Exchange Traded Funds (EFTs)
What are exchange traded funds? What are EFTs? Exchange traded funds, or ETFs, are securities that resemble mutual funds but trade like stocks. Essentially, an exchange-traded fund is a portfolio of securities that trades like a single security. ETFs have been trading in the U.S. since 1993.
ETF securities often track a major market index, such as the Dow Jones Industrial Average or the S&P 500, or an index that represents a certain sector or industry. For example, investors can buy ETFs that represent basic materials companies, utility companies, or financial service companies. ETFs also exist that represent commodities, such as oil, gold, or other assets. By design, the price movements of the exchange-traded funds fluctuate with the price movements of the underlying asset or index.
The creation unit feature, which allows large institutional investors to swap shares of the exchange traded fund for blocks of the underlying assets, acts as an arbitrage mechanism that serves to keep the value of the exchange traded fund equal to the value of the underlying securities.
Exchange traded funds offer the diversification of a broad basket of securities, such as that of a mutual fund or index fund, and the flexibility and liquidity of a share of stock. ETF investing also has several other benefits when compared to mutual funds or even individual shares of stock, including low expenses and tax benefits.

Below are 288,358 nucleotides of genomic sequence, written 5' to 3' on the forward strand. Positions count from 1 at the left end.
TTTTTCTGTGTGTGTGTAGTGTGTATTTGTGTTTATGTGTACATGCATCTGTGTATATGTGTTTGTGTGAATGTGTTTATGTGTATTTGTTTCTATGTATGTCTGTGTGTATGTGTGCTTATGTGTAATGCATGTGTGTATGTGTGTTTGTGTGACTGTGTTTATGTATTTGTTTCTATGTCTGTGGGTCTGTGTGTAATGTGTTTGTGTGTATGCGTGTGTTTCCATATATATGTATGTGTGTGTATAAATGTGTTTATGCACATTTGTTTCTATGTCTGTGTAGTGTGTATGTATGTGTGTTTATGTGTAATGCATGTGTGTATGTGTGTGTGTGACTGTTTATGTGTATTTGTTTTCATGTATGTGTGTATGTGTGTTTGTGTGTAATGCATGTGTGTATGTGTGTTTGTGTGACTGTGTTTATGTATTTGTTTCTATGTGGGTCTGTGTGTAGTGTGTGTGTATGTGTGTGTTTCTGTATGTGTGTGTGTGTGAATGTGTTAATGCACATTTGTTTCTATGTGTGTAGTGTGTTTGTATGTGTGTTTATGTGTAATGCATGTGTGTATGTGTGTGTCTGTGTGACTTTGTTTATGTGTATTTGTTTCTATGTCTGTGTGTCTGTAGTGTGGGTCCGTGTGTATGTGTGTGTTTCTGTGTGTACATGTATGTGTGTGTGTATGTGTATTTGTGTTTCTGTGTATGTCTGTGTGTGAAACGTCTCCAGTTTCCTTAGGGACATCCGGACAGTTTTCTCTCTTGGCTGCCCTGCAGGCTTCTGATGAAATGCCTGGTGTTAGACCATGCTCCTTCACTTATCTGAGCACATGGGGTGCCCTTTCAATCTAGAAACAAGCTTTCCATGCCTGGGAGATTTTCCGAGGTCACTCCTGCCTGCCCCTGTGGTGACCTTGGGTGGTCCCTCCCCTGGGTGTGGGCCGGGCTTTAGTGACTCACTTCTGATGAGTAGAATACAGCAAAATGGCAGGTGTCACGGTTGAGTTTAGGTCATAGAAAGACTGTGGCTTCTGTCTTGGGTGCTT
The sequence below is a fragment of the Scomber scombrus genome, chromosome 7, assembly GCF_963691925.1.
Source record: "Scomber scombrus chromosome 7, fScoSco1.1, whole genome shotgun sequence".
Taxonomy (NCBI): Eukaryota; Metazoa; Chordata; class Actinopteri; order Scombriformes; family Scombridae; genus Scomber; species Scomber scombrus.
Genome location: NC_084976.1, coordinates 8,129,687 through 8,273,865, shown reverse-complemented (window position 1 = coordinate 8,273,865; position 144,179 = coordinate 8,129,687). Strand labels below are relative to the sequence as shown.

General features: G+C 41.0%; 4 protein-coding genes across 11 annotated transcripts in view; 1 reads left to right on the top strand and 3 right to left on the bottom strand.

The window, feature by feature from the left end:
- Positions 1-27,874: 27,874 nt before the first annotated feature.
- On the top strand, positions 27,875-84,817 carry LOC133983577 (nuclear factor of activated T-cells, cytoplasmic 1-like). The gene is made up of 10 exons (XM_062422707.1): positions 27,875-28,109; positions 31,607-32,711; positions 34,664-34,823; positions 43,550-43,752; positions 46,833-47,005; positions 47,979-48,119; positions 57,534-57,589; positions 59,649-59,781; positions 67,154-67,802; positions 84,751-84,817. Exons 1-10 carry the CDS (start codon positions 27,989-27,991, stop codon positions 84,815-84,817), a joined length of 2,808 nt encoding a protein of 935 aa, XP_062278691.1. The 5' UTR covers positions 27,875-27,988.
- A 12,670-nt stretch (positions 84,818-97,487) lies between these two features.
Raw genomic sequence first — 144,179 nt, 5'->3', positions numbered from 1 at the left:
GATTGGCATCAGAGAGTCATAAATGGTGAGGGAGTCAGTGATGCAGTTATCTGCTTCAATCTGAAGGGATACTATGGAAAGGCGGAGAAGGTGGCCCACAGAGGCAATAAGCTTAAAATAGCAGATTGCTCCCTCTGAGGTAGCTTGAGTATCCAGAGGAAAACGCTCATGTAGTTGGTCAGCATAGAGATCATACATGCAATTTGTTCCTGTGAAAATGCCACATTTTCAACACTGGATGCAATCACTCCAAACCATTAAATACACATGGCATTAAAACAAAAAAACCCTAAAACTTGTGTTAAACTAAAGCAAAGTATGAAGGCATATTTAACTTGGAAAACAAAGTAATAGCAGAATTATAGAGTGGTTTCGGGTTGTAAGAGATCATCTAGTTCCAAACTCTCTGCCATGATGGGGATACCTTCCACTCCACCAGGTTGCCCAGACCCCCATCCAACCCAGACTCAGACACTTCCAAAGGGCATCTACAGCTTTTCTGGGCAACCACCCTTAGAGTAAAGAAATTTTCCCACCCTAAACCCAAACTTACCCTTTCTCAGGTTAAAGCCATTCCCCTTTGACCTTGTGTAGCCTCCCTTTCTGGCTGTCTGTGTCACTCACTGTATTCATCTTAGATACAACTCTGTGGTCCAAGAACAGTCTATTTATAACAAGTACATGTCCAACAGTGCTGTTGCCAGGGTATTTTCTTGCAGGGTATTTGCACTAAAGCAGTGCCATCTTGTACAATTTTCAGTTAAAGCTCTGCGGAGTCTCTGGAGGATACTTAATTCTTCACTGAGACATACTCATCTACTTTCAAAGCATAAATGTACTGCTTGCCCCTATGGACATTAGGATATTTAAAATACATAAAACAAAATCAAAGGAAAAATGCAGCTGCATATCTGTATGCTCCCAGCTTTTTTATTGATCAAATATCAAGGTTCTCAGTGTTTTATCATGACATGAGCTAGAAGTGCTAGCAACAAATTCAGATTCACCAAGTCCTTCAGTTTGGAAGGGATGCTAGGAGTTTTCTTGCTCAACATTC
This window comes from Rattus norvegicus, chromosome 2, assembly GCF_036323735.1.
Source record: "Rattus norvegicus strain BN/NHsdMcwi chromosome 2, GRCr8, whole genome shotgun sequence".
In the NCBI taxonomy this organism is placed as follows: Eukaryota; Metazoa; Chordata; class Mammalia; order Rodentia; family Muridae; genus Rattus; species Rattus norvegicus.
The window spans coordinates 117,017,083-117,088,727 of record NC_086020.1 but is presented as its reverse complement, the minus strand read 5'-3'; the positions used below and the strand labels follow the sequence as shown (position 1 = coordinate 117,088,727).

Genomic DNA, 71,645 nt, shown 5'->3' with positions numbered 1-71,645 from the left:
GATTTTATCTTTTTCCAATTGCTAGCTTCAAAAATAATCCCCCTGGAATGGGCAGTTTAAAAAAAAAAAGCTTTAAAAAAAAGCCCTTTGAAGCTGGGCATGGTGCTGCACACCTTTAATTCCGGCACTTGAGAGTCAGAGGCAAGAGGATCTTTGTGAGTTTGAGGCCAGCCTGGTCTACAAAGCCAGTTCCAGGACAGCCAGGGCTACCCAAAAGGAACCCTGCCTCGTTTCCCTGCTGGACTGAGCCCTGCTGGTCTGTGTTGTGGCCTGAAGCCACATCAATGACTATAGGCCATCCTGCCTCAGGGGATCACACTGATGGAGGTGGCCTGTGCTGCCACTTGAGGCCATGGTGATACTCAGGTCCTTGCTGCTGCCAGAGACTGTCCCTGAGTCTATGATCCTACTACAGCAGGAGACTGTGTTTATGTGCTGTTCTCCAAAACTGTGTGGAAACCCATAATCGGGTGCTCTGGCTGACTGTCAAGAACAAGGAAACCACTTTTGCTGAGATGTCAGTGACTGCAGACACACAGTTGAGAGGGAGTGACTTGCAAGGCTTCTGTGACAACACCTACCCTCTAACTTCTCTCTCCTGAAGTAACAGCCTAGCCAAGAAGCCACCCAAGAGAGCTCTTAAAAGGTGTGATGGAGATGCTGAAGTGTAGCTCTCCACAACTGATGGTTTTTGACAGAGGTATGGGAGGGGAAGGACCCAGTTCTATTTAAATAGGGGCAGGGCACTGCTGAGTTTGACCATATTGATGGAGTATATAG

Unlike mutual funds, which are priced at the end of the day according to net asset value, the price of an exchange-traded fund fluctuates throughout the day as traders buy and sell shares. The fees and expenses associated with an exchange traded fund are less than those associated with a mutual fund, and ETFs are much more liquid than mutual funds. With an ETF, traders can buy and sell shares of the fund throughout the trading day.
Like shares of stock, exchange traded funds can be sold short, traded on margin, and bought in quantities as little as a single share. The dealer or broker commission paid on an exchange-traded fund purchase is similar to that of a common stock purchase. And for tax purposes, an ETF investor incurs capital gains taxes only when he sells his shares. Or they incur capital gains taxes when the ETF changes to better reflect the underlying index or assets.